Saturday, 14 May 2011
...and a fox
This week, disaster struck in my daughter's household. In broad daylight, and in full view of the house (and one terrified child), an urban fox knocked over the guinea pig cage and killed the guineas pigs.
My daughter and the children are all traumatised, and everyone feels guilty about something, from why did they put the run out in the garden? (they've been doing this every fine day for two years) to (the children) why weren't they better carers? why weren't they more assiduous in cleaning/feeding etc (atually, they were pretty good, and those guinea pigs were very well cared-for, but death always makes people feel guilty).
This has brought to (my) mind two things. Firstly, it was the children's first experience of bereavement, and they are going through that "I shall never, ever see my guinea pig again" thing. I think everyone remembers their first (mine was my pet rabbit Susie, unceremoniously carted off by the neighbours' cat). So it is particularly traumatic for them.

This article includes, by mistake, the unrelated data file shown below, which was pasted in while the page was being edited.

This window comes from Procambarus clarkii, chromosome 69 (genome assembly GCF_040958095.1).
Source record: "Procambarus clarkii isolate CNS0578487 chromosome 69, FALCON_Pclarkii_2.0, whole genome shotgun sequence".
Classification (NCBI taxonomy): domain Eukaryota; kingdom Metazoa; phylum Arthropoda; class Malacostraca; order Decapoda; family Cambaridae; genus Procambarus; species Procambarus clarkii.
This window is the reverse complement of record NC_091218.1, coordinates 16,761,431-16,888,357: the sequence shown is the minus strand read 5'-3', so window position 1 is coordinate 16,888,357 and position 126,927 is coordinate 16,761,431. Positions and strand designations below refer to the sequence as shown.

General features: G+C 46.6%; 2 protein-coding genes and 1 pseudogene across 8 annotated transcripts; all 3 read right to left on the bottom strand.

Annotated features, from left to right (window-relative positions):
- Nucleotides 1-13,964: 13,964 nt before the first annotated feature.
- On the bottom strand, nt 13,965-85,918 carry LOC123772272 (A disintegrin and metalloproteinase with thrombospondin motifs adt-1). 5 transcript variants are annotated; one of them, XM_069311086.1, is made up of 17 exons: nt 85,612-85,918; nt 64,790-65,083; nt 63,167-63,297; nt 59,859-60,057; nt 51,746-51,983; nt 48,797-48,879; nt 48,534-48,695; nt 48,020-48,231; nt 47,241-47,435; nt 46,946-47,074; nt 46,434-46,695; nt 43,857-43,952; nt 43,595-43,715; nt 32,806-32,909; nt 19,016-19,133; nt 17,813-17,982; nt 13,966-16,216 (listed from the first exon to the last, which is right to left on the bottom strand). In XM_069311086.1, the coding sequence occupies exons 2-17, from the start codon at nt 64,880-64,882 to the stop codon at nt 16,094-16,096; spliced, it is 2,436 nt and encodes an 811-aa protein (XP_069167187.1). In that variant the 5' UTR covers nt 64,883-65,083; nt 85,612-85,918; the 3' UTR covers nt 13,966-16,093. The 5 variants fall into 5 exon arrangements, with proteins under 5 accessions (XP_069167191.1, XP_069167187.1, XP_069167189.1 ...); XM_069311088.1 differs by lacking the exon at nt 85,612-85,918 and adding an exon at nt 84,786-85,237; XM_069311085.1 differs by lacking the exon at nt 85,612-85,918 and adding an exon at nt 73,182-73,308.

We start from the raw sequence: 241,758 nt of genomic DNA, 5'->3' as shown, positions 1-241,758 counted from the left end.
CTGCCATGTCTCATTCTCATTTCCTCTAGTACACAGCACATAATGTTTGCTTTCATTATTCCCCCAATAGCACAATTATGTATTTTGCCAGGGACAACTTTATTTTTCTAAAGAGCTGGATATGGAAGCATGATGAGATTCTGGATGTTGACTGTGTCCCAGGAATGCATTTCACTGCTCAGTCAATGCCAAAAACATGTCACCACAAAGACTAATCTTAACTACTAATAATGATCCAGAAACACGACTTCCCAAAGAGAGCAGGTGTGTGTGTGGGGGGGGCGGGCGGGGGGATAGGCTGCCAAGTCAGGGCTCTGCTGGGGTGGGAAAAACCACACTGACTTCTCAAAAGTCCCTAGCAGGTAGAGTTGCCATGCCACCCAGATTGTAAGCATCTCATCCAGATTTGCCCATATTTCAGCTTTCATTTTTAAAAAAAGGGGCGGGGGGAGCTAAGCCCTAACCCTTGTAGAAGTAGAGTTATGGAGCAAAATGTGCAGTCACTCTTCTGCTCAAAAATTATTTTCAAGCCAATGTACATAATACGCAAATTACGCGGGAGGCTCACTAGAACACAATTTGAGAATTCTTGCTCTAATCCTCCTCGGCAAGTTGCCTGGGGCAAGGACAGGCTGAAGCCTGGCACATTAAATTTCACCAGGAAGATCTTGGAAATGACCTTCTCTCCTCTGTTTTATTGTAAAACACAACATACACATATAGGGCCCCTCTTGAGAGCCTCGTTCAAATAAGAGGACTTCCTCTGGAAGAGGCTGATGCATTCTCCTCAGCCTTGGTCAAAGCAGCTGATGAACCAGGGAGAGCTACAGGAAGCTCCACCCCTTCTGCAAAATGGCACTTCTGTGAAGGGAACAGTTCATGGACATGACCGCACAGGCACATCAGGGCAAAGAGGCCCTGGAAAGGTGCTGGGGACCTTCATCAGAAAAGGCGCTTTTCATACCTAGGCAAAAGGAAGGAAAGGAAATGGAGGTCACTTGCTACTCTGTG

Secondly, there's the problem of urban foxes. These foxes are a dreadful nuisance. They have no predators, they are mangy and flea-ridden, and they create mayhem in city gardens. They leave their faeces all over the place, they take pets and chickens, and there have been reports of them attacking babies. It is virtually impossible to keep them out of city gardens, and they are fearless. I know of someone who saw one coming out of her bedroom carrying one of her shoes!
And yet we tend to be sentimental about them. While we are accept that rats should be poisoned (a horrible, painful death), the killing of foxes is prohibited. Foxes, apparently, are not vermin, and thus are protected. Those affected by their presence must simply put up with them.
Maybe if the worst happens, and a child suffers serious harm, the law will change.
But then, of course , it will be too late.